In a press release associated with the report, the UN warns that “climate-related water scarcity is expected to cause economic losses estimated at 6 to 14% of Gross Domestic Product by 2050, the highest in the world.”
Economic losses in the region mean high unemployment. The impact of water problems on traditional livelihoods, such as agriculture, is likewise exacerbated by climate change and bad governance, according to UN experts.
The report also points to the danger of food insecurity, which may lead to forced climate migration, as well as to growing frustrations with governments unable to guarantee basic services.
International cooperation is necessary
Morocco has begun a number of initiatives that attempt to prevent droughts and handle water challenges, including plans to install more than 100,000 solar pumps for irrigation by 2020. But unless water resources are managed with extraordinary care, the consequences could be devastating.
The international community should encourage countries like Morocco to embrace strong cooperation by creating financial instruments that make concessional and preferential funds available.
The global cooperation that has emerged since the Paris climate change agreement is certainly welcome. But while teamwork is critical to success, so is recognition of the distinct responsibilities of governments in the industrialized and developing worlds.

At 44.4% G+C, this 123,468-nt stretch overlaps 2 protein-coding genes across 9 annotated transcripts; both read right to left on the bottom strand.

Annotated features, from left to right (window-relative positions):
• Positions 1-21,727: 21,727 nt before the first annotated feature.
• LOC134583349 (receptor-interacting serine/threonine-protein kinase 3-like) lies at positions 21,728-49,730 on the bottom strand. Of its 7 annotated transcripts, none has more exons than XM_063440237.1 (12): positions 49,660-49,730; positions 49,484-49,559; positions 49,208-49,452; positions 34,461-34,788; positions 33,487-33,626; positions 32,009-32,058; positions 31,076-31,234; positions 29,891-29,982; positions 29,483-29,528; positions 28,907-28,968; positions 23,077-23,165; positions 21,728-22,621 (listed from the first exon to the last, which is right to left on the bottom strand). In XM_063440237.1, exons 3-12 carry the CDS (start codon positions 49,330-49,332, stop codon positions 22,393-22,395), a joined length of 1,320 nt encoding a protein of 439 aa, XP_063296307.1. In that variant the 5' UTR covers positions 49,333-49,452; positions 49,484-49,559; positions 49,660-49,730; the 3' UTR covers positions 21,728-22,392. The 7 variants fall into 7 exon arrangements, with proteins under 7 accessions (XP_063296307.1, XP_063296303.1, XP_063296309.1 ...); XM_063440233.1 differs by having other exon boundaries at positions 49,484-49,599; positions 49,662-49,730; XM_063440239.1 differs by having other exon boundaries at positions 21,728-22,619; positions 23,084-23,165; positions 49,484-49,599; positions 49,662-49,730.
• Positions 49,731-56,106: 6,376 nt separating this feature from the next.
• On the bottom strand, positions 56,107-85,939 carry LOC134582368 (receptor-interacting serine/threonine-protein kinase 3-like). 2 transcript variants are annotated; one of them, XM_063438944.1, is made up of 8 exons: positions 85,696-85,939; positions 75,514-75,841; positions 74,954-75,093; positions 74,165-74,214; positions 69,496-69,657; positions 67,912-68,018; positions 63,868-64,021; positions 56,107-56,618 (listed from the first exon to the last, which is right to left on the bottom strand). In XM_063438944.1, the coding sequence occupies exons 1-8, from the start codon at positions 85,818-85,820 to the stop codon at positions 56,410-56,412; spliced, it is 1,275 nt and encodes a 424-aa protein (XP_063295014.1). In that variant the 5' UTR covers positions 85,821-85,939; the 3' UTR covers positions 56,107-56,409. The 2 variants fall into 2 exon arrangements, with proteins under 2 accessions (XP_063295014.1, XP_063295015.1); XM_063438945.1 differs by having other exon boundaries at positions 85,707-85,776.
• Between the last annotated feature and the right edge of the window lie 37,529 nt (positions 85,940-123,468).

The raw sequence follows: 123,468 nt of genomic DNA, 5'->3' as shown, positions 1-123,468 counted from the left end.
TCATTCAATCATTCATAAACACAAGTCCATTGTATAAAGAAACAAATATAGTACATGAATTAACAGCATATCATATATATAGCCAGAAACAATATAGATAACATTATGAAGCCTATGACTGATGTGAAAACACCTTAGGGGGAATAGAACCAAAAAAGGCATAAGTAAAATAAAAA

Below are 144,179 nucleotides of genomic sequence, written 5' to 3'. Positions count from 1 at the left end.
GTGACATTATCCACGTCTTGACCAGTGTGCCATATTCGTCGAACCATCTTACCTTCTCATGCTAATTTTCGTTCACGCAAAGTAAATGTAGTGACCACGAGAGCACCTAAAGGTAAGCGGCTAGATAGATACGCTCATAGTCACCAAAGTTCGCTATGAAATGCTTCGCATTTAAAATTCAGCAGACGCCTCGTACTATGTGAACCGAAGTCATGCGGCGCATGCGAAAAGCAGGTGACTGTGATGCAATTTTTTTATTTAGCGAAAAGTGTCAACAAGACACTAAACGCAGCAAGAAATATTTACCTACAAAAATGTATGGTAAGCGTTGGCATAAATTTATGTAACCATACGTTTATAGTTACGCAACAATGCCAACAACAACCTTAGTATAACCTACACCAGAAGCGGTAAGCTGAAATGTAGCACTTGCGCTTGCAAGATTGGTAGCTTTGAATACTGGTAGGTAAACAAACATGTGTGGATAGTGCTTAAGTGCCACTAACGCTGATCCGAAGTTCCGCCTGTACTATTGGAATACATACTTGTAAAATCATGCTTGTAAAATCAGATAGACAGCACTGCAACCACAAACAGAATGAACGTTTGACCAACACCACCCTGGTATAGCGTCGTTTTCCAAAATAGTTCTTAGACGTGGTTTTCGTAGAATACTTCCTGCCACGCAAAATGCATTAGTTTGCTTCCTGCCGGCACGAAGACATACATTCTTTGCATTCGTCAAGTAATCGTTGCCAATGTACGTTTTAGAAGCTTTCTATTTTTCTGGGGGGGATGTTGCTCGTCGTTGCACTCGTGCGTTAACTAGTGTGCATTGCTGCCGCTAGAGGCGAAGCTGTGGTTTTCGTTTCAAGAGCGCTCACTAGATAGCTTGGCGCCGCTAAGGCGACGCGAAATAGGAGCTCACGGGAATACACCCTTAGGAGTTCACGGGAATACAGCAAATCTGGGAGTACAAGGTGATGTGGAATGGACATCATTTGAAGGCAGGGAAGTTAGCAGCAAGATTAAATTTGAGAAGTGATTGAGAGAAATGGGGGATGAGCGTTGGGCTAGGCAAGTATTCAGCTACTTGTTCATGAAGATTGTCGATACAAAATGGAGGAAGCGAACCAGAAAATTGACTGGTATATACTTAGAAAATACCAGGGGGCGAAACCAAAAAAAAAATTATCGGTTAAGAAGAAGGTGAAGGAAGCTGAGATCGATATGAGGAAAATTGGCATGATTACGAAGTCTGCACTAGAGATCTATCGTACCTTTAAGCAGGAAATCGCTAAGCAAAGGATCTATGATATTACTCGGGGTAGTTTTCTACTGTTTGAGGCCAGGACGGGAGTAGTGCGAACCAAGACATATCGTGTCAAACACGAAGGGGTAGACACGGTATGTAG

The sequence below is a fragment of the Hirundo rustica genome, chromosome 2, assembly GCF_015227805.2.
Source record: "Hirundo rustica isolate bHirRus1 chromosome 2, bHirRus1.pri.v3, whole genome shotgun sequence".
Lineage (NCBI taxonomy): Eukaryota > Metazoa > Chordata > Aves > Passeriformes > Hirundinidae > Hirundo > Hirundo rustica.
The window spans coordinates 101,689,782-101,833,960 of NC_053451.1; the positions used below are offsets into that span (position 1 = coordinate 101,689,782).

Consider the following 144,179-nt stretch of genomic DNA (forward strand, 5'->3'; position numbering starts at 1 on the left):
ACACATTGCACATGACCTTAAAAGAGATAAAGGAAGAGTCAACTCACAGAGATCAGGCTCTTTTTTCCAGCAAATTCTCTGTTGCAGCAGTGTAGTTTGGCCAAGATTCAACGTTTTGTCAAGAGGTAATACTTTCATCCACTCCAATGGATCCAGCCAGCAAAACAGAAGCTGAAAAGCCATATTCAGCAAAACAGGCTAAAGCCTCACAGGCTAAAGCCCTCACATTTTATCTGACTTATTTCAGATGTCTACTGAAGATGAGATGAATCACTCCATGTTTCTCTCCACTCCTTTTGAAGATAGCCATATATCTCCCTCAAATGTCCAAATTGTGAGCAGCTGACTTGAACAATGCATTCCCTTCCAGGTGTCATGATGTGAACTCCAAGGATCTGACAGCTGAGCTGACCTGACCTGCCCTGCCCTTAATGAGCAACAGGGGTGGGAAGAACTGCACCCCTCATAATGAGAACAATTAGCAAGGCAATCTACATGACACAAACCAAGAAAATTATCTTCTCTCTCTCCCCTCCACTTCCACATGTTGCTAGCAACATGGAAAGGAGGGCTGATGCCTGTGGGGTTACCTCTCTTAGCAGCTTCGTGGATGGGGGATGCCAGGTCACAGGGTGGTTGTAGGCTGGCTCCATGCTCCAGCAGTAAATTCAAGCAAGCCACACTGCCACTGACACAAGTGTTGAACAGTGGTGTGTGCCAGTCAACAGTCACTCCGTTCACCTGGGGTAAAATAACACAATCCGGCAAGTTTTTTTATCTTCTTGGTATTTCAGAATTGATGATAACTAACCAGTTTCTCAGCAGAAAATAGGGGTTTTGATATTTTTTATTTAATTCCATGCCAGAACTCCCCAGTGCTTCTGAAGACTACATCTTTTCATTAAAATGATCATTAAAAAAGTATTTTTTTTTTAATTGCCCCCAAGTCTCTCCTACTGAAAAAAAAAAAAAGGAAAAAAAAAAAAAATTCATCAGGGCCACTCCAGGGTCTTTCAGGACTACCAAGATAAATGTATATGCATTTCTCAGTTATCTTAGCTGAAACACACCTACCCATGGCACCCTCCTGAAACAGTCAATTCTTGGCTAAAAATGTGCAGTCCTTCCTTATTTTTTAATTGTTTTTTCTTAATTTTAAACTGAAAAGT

As the Marrakech declaration emphasizes, success in mitigating climate change will require political commitment at the highest level. Moreover, climate action must take into account the special needs and context of developing countries, especially the least-developed economies and those most vulnerable to the effects of climate change.
With this in mind, the declaration demands greater efforts to eradicate poverty, ensure food security, and meet the agriculture challenges posed by climate change. It also calls for greater support for climate projects, including through capacity building and technology transfer from developed to developing countries.
The responsibility goes beyond government
Of course, the responsibility for mitigating climate change does not fall only on government. NGOs, for example, are already having a major impact, implementing educational programs and even staging protests to raise awareness of the environmental challenges we face.
However, in many ways, government is critical to enabling such contributions. While tackling climate change effectively will be virtually impossible without civil society organizations’ participation, their impact has often been undermined by politics. Governments may, for example, favor incumbent energy suppliers over green alternatives in order to preserve existing jobs.
Some governments have already implemented important measures to support the shift toward more environmentally-friendly practices, including financial and market incentives.
Only with more such initiatives, as well as a commitment to follow through on the Marrakech declaration and to support the goals of the Africa Action Summit, can governments put their countries, and the world, on the path toward true sustainable development.
The views expressed in this article are the author’s own and do not necessarily reflect Morocco World News’ editorial views.